A few days ago I mentioned a book called Maxed Out. I also mentioned a few others.
I haven't opened Raising Financially Fit Kids yet.
I started Credit Card Nation. The author of Maxed Out makes a comment about CCN, basically saying that it's a dry read. I agree.
It's overly-complicated. I hate it when I feel like an author is trying to impress me by using as many large words as possible in a sentence. I have a large vocabulary, so it's not that I don't know what the words mean... there's a flow and ease of reading that allows me to absorb the text much more quickly when it's not written in an overly-complicated manner. It's part of the reason I love reading blogs. I love the personal and conversational tone.
Maxed Out was written so that it was easy (and amusing) to read. Credit Card Nation is sitting on my bookcase. I haven't read past the first three pages and I probably won't.
I'm about a third of the way through Getting Credit After Bankruptcy. Hmm. Where to start on this one.
(Provided so you can see what book I'm talking about; this is one I don't recommend buying.)
First of all I'm not impressed. I've even outright laughed, scoffed, and harrumphed while reading. The sole qualifications of the authors seem to be that they went out and gained credit after filing bankruptcy. And while "been there, done that" anecdotal evidence is often important to me when getting advice from a friend, I'm not sure it qualifies me to trust someone to my financial future.
Some sections of the book seem downright thrown in as an after-thought. For example there are 32 suggestions on how to save money. These are clearly outdated and random. Sending letters rather than calling is no longer a good strategy. Giving up the beloved family pet is a rather callous suggestion. Whole books and blogs have been devoted to saving money... it's a topic with far more scope than a two-page chapter can cover.
The author offers biased opinions that are offensive at times. Not really offensive, and not enough to make me not want to finish the book, but I don't feel that the personal bias adds anything to the experience. (Example: Complaining about driving an American-made car, because that's all they could get approved for.)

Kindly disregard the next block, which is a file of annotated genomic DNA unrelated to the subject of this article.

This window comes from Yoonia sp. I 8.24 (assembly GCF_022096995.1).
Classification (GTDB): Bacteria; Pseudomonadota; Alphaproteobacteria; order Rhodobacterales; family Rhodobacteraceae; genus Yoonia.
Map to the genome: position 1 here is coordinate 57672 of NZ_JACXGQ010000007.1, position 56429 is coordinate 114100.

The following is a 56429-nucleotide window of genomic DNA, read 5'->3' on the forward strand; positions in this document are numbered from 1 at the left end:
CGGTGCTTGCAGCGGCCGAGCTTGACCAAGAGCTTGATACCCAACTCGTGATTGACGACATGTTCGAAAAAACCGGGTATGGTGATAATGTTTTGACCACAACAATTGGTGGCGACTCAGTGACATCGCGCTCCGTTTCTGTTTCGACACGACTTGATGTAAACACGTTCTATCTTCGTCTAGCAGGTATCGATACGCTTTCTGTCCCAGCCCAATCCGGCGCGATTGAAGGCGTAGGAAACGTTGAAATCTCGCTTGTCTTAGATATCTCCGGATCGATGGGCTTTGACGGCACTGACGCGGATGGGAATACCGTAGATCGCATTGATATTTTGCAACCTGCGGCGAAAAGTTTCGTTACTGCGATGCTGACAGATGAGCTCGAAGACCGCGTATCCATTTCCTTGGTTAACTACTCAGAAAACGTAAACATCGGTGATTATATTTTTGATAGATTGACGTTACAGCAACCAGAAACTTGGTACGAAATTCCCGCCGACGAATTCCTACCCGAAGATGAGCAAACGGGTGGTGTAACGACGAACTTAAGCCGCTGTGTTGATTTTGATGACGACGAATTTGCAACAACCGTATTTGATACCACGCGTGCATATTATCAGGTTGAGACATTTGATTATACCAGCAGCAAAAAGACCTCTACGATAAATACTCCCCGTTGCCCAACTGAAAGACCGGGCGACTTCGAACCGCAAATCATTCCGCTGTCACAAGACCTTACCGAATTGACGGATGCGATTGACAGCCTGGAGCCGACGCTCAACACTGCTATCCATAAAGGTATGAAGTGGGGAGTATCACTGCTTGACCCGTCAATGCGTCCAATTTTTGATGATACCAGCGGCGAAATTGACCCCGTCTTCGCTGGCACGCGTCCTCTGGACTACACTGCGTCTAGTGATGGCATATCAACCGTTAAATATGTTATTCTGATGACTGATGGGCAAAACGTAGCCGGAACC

Finally (and remember this is not a whole book review, just my first impressions), I think the advice goes against my personal goals for bankrutpcy. I DO want to reestablish credit, of course, but I'm not going to run out and lease a car. Leasing a car is one of the first action steps (after opening a checking and savings account, getting a credit card, etc.) the author recommends. After that is getting a home-equity loan.
Their list of qualifications (their approved credit) is long and impressive. Getting approved for and charging furniture and, later in a different establishment, a camera? They eschewed going cash-only though it was their initial goal, but it seems overboard. It just strikes me like all of these things would be horrible temptation for someone who can't control their spending. How many open lines of credit do we need? How many cards?
Again - I'm no expert. I've changed my opinions about a lot of things several times as I've learned more. I shake my head and laugh at my prior ignorance. So I might be judging this one too harshly.
Links to the other books I mentioned: